The comparable Federal regulatory criteria for finding that a child has a learning disability are set forth in 34 CFR 300.541, which requires that there be a severe discrepancy between a child's achievement and intellectual ability in oral expression, listening comprehension, written expression, basic reading skill, reading comprehension, mathematics calculation or mathematics reasoning. Although the State regulatory definition expressly refers to a 50 percent discrepancy between expected and actual achievement, it is well established that the State's 50 percent standard is the functional equivalent of the Federal severe discrepancy standard, and should be viewed as a qualitative, rather than a strictly quantitative standard (Riley v. Ambach, 668 F. 2d 635 [2nd Cir., 1981]; Application of Bd. of Ed. Connetquot CSD, 27 Ed. Dept. Rep. 272; Application of a Child with a Handicapping Condition, Appeal No. 91-15). In order to be classified as learning disabled, a child must exhibit a significant discrepancy between his or her ability and achievement (Application of a Child with a Handicapping Condition, Appeal No. 91-34; Application of a Child with a Disability, Appeal No. 94-8; Application of a Child with a Disability, Appeal No. 94-16).
This boy's IQ scores were in the average range, as were his achievement test standard scores. While there is some variation in the boy's performance on the many standardized tests which have been administered to him, that variation appears to be the result of his ADD rather than a learning disability. In any event, there is simply no evidence of a significant discrepancy between his ability and his achievement which would support the classification of petitioner's son as learning disabled.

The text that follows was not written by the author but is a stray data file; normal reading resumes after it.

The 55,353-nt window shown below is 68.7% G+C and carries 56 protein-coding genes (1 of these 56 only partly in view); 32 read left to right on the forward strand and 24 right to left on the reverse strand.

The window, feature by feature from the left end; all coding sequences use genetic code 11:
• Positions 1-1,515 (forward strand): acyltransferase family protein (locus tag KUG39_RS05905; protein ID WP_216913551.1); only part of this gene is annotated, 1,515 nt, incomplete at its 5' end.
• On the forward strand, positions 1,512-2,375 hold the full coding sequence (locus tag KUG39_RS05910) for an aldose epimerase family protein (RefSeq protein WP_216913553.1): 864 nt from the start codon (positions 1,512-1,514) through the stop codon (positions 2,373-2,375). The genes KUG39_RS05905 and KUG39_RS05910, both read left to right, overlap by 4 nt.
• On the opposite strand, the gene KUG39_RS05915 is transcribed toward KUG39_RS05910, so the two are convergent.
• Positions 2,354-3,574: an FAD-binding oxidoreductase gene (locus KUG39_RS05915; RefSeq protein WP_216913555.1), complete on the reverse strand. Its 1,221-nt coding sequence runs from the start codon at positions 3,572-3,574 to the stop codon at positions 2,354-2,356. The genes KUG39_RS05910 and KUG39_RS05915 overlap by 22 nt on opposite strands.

Petitioner contends that his son could have not have functioned successfully in a regular education placement because of his prior experience at St. Luke's. However, the record does not include evidence of the boy's performance at St. Luke's, but it does include standardized achievement test results which indicate that he was indeed able to learn in a regular education setting. While I have considered the testimony by the boy's Winston teacher that his standardized test results were not indicative of his classroom performance, I am not persuaded by that testimony in the absence of any other supporting evidence. At the hearing, the teacher from Winston testified that Winston provided special education to learning disabled and ADD children in grades 6 through 12. She further testified that the boy was educated in small classes and that his teachers broke down information and repeated and reviewed material consistently and sequentially. She also testified that petitioner's son used a plan book to organize his assignments, and received extended time for completing tests. Assuming for the sake of argument that Winston did provide special education, i.e., specially designed or individualized or group instruction to the boy, the question remained whether he required primary special education in each of his academic subjects during the 1997-98 school year. Upon the record which is before me, I am unable to conclude that the boy required primary special education in each of his academic subjects, especially in light of the fact that until the 1997-98 school year he had not received special education. Therefore, I must concur with the hearing officer's determination that petitioner did not meet his burden of proof with respect to the appropriateness of the services which he obtained for his child at Winston during the 1997-98 school year because the boy did not require placement in such a restrictive environment in order to obtain educational benefit.
THE APPEAL IS DISMISSED.